The modern hybrid-scanner is one of the most advanced instruments in the diagnosis of oncologic, neurologic and inflammation-related illnesses. Internationally, the PET/CT is the gold standard of diagnosis of cancer illnesses. In Germany, so far the scanner remains accessible almost exclusively to university hospitals. Moreover, the clinic for nuclear medicine at Klinikum Landshut with its PET/CT is one of the mere five reference centres of the company General Electric in Europe.
With no certain diagnosis, the chances for a successful treatment become slim. The PET/CT gives clear findings and security for physicians and therapists in planning the following steps of treatment. The instrument is a combination of positron-emission-tomography (PET) and computer-tomography (CT). PET can depict metabolism processes in the body. Tumors, for instance, are known to consume a particularly great amount of sugar. This is why, before the examination, patients are given a solution of sugar with low radioactive activity. The PET then depicts all suspicious metabolism processes in the body. With the aid of the computer tomography carried out simultaneously, the exact spot of an anomaly in the body can be determined.
With the help of the PET/CT, even the smallest tumors can be discovered and treated more effectively than with other diagnosis instruments. Thus, successes and failures of a radiation- or chemo-therapy can be discovered at an early stage, because it is possible to precisely observe whether or not a tumor responds to the treatment. Such an installation presents patients with great possibilities; especially those at Klinikum Landshut with its centre specializing in prostatic, thyroid, breast, and colon cancers.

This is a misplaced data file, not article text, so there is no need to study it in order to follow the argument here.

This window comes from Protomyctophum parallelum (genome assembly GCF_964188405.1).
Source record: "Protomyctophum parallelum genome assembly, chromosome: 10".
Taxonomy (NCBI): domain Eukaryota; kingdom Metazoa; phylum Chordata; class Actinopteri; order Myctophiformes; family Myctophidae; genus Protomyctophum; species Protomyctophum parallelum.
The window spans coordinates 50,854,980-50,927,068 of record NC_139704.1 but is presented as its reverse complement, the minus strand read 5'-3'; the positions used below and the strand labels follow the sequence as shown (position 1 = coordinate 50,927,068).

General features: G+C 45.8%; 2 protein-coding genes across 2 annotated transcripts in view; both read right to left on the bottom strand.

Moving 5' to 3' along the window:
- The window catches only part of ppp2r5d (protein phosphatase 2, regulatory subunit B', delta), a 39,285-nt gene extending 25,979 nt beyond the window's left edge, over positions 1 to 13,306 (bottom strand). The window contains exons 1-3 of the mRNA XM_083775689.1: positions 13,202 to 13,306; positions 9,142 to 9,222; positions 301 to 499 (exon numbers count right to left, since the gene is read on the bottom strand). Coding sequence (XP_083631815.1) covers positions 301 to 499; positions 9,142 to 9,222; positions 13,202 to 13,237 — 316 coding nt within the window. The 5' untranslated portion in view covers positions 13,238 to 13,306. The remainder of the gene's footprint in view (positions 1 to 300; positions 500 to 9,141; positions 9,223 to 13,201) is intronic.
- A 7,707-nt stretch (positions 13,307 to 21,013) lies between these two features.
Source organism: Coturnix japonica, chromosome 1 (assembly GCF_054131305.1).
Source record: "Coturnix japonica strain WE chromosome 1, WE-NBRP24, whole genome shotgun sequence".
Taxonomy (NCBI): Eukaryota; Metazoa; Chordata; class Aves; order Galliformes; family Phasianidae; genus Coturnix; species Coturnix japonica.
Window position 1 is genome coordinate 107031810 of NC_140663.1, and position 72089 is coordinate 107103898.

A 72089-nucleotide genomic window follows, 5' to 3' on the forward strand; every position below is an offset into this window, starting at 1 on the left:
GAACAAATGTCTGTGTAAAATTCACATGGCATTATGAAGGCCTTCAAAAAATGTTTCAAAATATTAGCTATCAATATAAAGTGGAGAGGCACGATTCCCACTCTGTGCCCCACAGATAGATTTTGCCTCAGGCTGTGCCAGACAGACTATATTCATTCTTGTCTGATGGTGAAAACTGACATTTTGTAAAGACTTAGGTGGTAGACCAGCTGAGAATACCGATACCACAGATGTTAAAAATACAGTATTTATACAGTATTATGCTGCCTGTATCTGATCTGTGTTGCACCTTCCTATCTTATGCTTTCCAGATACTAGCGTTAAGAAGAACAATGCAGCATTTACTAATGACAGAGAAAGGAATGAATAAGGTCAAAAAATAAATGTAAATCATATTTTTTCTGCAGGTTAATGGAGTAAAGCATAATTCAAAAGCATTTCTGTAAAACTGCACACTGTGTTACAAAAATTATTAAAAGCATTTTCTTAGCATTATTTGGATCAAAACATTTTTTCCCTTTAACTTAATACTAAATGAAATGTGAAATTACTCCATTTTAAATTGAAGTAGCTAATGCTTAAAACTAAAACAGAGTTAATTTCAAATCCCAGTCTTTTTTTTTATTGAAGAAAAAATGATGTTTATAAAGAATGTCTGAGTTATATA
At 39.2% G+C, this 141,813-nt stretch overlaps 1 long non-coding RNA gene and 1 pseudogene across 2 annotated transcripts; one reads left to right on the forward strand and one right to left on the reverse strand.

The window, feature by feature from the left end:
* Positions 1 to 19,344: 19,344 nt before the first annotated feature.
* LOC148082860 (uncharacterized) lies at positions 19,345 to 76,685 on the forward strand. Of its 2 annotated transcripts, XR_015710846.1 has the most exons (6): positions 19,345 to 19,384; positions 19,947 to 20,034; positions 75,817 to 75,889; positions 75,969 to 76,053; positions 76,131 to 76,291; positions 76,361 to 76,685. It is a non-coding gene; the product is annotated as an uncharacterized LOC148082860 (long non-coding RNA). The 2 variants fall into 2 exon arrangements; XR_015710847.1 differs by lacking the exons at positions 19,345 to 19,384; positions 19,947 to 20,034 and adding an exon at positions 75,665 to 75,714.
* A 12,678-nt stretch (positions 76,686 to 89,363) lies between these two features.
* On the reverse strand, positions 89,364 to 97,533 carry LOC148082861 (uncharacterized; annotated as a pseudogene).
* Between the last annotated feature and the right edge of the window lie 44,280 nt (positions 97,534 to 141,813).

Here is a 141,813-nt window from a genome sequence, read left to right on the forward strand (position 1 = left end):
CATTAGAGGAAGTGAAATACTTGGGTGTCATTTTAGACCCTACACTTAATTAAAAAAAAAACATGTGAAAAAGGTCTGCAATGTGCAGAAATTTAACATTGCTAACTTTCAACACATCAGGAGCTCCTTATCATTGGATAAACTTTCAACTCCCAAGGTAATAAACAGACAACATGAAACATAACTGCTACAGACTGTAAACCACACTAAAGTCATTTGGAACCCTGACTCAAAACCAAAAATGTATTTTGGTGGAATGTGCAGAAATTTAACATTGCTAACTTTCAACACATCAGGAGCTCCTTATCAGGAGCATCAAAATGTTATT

The PET/CT at Klinikum Landshut also has the possibility of breath triggering. If the patient breathes during the examination, the images of inner organs such as lungs or the heart can be blurred and, in the worst case, very small tumors can be overlooked. With the aid of a small box on the chest and an infrared-camera, a special software of the PET/CT at Klinikum Landshut adjusts the images exactly to the breathing cycle. The PET/CT at Klinikum Landshut is one of the few instruments in Germany that have this option.
The exposure to radiation of an examination is so low that no measures of precaution for the patient need to be taken. Due to its low half-life, even the radioactive marker is mostly inactive after about one hour. This is also a great challenge for the organization of an examination, because the radioactive material needs to be brought in from other cities, such as Munich, Linz, Klagenfurt and Berlin. The exposure to radiation of one examination with the PET/CT is comparable to a trip of several weeks to a high-mountain region. Thus, it is within the range of other nuclear medical and radiological methods.